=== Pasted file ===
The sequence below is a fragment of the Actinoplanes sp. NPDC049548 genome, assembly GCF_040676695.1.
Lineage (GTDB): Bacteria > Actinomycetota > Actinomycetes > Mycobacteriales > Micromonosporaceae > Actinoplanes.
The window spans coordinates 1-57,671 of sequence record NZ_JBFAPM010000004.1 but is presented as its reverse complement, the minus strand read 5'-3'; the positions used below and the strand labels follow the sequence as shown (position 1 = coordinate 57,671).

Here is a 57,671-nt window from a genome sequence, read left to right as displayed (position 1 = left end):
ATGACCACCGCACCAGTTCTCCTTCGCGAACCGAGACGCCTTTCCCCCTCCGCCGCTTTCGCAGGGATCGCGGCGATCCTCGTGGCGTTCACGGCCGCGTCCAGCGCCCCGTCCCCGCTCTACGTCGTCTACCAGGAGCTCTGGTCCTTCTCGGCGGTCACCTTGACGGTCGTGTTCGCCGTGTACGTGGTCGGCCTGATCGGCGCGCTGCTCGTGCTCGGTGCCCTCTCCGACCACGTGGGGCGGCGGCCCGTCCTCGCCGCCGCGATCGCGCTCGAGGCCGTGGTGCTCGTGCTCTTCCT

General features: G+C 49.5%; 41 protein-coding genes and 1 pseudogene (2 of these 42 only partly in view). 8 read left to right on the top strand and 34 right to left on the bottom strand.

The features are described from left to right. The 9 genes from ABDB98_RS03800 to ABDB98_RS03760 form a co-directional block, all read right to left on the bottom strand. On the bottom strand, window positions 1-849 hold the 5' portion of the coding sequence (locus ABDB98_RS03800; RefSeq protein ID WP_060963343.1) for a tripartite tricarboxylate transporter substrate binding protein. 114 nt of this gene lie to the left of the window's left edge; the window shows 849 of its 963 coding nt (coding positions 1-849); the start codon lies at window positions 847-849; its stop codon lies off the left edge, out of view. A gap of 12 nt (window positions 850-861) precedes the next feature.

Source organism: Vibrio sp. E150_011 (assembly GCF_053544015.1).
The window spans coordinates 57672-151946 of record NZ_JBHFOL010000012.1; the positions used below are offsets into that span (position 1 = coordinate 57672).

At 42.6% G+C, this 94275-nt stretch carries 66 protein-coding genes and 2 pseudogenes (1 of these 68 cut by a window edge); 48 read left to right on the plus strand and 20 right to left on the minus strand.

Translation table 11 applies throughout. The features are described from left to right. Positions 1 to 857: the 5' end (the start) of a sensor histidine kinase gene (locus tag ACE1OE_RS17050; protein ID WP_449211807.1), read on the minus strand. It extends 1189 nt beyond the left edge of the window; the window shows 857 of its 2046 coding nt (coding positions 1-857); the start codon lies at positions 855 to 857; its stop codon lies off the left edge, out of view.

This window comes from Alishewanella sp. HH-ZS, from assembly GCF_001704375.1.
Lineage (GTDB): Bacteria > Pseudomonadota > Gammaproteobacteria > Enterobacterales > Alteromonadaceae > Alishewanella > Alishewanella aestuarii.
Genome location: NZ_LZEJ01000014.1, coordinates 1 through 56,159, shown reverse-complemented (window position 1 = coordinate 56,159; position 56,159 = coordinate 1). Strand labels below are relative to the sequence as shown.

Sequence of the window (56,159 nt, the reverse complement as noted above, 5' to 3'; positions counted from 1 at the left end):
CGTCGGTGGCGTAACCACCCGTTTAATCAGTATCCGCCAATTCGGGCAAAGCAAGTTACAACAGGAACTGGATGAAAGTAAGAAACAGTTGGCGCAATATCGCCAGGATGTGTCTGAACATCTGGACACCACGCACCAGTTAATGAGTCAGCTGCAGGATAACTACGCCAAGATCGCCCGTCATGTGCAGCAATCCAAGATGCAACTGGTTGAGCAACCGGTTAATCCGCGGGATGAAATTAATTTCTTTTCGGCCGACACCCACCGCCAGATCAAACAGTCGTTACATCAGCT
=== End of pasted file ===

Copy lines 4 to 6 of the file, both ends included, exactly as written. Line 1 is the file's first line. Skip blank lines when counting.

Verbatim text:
Here is a 57,671-nt window from a genome sequence, read left to right as displayed (position 1 = left end):
ATGACCACCGCACCAGTTCTCCTTCGCGAACCGAGACGCCTTTCCCCCTCCGCCGCTTTCGCAGGGATCGCGGCGATCCTCGTGGCGTTCACGGCCGCGTCCAGCGCCCCGTCCCCGCTCTACGTCGTCTACCAGGAGCTCTGGTCCTTCTCGGCGGTCACCTTGACGGTCGTGTTCGCCGTGTACGTGGTCGGCCTGATCGGCGCGCTGCTCGTGCTCGGTGCCCTCTCCGACCACGTGGGGCGGCGGCCCGTCCTCGCCGCCGCGATCGCGCTCGAGGCCGTGGTGCTCGTGCTCTTCCT

General features: G+C 49.5%; 41 protein-coding genes and 1 pseudogene (2 of these 42 only partly in view). 8 read left to right on the top strand and 34 right to left on the bottom strand.